Customer Service | Help | FAQ | PEP-Easy | Report a Data Error | About
Tip: To limit search results by article type…

PEP-Web Tip of the Day

Looking for an Abstract? Article? Review? Commentary? You can choose the type of document to be displayed in your search results by using the Type feature of the Search Section.

For the complete list of tips, see PEP-Web Tips on the PEP-Web support page.

Dowling, S. (1990). Fantasy Formation: A Child Analyst's Perspective. J. Amer. Psychoanal. Assn., 38:93-111.

(1990). Journal of the American Psychoanalytic Association, 38:93-111

Fantasy Formation: A Child Analyst's Perspective

Scott Dowling, M.D.


Unconscious fantasy is the principal unit of psychoanalytic investigation. Though individual fantasies, either conscious or unconscious, may emphasize drive, defense, or superego interests, all fantasy life develops from a limited number of themes; these themes concern drive-related issues, experiences of helplessness, or combinations of both. Fantasy formation and fantasy content undergo developmental change. Sensorimotor, behavioral memories occur prior to fantasy and are influential in determining repetitive behavioral enactments. The complexities of infant behavior do not require the postulation of fantasy or representational memory. A complex, innate, instinctual organization of the newborn, similar in many respects to that of other newborn mammals, and distinct from the psychological organization of the older infant, is suggested as an explanation of these phenomena.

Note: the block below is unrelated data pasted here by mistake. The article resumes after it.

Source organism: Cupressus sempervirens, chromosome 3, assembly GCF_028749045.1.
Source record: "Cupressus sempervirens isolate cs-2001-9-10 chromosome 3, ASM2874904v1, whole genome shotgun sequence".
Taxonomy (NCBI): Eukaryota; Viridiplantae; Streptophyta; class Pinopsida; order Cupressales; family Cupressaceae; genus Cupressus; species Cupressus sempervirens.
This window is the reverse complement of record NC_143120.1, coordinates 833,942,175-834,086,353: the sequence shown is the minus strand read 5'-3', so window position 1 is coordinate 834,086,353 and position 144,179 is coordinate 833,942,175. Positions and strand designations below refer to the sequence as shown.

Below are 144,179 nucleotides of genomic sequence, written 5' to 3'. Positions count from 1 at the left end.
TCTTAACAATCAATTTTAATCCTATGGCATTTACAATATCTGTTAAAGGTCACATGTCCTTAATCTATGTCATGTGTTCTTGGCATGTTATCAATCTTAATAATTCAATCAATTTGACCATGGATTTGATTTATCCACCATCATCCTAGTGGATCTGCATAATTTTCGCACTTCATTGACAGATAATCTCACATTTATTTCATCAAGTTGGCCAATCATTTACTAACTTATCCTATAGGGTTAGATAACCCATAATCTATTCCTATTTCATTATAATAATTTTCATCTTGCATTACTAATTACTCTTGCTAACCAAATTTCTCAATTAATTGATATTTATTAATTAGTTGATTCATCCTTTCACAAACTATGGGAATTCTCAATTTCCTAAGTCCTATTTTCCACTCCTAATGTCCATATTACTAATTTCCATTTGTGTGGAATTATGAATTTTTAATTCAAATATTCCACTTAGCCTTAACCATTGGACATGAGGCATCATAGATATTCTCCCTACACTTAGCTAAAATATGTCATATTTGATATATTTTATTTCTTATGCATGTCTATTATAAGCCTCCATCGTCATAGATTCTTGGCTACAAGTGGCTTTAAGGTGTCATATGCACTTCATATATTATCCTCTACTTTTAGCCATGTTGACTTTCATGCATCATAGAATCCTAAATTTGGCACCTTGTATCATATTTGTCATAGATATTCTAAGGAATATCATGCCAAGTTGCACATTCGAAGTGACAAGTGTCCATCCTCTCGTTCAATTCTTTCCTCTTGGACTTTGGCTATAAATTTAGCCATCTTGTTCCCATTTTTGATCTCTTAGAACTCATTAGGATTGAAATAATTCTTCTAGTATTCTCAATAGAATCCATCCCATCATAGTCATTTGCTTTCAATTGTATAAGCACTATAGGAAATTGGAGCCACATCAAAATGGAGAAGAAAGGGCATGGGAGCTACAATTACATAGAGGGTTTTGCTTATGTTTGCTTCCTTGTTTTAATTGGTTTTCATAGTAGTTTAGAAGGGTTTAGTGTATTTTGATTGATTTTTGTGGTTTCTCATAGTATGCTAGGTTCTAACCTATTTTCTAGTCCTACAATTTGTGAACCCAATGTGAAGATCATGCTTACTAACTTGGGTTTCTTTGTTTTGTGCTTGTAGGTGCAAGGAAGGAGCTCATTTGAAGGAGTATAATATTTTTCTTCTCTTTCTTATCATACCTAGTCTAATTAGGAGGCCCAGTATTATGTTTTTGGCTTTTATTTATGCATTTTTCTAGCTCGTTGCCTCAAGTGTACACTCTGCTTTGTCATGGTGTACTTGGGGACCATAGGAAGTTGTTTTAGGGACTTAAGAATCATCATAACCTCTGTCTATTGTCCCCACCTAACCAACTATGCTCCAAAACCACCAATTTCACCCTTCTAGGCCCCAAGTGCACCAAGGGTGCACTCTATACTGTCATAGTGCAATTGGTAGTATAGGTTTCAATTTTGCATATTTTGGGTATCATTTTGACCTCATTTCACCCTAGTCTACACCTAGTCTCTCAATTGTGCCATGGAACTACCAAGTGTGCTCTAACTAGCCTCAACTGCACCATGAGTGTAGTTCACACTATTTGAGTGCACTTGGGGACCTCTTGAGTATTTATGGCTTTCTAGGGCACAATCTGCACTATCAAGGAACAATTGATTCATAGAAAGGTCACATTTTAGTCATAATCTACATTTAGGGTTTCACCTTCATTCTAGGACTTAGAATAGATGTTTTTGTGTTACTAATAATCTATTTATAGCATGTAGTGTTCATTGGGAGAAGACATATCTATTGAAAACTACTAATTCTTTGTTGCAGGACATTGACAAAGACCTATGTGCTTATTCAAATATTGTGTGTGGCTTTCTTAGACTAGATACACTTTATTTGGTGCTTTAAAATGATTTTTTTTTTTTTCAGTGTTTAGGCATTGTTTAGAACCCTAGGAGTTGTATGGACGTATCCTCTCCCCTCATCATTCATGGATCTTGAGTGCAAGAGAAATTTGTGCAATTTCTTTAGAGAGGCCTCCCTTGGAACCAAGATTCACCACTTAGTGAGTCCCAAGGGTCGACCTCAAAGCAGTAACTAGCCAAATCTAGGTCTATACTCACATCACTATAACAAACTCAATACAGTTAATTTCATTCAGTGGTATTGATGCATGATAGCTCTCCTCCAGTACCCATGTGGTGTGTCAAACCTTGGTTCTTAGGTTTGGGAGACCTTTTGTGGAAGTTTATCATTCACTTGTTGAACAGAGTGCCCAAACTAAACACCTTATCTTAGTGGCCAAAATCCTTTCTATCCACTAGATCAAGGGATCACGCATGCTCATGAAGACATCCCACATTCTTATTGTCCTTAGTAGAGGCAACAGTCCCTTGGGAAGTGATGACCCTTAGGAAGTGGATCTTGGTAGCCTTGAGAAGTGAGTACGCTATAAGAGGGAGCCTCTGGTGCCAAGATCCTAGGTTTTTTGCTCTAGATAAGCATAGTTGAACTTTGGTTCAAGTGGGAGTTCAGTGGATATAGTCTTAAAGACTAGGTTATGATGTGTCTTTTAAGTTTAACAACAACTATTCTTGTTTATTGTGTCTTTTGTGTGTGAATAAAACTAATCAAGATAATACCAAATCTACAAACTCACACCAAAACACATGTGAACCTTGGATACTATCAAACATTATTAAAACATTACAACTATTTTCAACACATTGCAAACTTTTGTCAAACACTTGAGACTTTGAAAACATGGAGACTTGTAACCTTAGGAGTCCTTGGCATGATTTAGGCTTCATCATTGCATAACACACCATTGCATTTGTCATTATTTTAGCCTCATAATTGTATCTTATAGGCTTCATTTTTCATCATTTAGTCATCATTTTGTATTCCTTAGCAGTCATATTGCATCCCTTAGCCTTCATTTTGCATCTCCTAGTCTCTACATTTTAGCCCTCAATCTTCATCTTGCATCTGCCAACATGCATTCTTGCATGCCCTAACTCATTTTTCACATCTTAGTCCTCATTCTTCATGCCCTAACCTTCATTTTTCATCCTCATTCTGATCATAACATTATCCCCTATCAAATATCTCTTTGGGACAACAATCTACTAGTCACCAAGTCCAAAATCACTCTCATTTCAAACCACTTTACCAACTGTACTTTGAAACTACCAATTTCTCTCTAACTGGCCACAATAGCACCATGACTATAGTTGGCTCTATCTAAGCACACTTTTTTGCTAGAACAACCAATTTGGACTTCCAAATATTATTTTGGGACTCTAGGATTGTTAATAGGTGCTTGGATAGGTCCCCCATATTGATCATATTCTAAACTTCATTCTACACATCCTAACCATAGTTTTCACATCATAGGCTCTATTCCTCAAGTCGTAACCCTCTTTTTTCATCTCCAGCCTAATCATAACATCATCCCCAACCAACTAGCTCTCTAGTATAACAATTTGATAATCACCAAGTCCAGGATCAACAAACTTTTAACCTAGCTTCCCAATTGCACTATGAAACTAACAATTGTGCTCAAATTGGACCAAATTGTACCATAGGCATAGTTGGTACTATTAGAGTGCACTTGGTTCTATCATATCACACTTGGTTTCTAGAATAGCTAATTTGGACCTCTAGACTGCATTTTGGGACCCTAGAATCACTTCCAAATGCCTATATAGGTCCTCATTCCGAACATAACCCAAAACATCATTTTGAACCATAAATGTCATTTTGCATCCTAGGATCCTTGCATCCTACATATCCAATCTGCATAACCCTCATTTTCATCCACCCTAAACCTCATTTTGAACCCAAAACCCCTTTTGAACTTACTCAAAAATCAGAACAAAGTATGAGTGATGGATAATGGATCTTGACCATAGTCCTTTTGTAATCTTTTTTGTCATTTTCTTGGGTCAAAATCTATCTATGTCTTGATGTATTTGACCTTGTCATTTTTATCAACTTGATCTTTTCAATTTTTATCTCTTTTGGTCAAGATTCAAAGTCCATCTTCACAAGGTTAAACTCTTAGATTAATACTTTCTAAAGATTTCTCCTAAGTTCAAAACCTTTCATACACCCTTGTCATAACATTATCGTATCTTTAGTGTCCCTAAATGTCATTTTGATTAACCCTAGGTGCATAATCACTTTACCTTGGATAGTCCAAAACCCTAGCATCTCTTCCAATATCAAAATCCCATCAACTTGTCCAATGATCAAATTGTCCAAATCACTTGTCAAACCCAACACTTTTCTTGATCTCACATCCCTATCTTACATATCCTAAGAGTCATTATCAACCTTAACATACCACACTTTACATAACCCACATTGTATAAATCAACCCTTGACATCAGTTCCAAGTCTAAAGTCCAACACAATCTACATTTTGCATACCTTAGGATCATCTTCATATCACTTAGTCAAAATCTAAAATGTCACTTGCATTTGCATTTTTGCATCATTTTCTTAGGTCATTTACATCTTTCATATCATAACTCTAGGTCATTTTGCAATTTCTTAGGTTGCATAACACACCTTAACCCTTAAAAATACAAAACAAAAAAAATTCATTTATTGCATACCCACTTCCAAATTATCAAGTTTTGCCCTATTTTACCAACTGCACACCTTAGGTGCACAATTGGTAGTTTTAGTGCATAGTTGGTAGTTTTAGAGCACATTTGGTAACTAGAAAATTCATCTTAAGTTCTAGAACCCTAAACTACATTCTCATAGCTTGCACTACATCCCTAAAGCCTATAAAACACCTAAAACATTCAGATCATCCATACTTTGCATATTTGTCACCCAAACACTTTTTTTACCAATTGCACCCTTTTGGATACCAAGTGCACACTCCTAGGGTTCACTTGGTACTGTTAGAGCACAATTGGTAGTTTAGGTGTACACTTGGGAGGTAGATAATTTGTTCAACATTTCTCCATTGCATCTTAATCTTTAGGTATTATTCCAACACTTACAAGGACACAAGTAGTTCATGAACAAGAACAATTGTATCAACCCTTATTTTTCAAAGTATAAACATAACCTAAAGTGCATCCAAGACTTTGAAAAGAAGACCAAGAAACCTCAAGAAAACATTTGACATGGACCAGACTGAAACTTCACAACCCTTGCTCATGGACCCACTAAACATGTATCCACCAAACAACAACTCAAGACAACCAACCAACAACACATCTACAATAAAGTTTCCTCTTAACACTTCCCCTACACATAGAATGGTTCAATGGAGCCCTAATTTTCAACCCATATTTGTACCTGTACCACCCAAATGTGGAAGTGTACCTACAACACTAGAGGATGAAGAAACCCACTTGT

[This is a summary or excerpt from the full text of the book or article. The full text of the document is available to subscribers.]

Copyright © 2020, Psychoanalytic Electronic Publishing, ISSN 2472-6982 Customer Service | Help | FAQ | Download PEP Bibliography | Report a Data Error | About

WARNING! This text is printed for personal use. It is copyright to the journal in which it originally appeared. It is illegal to redistribute it in any form.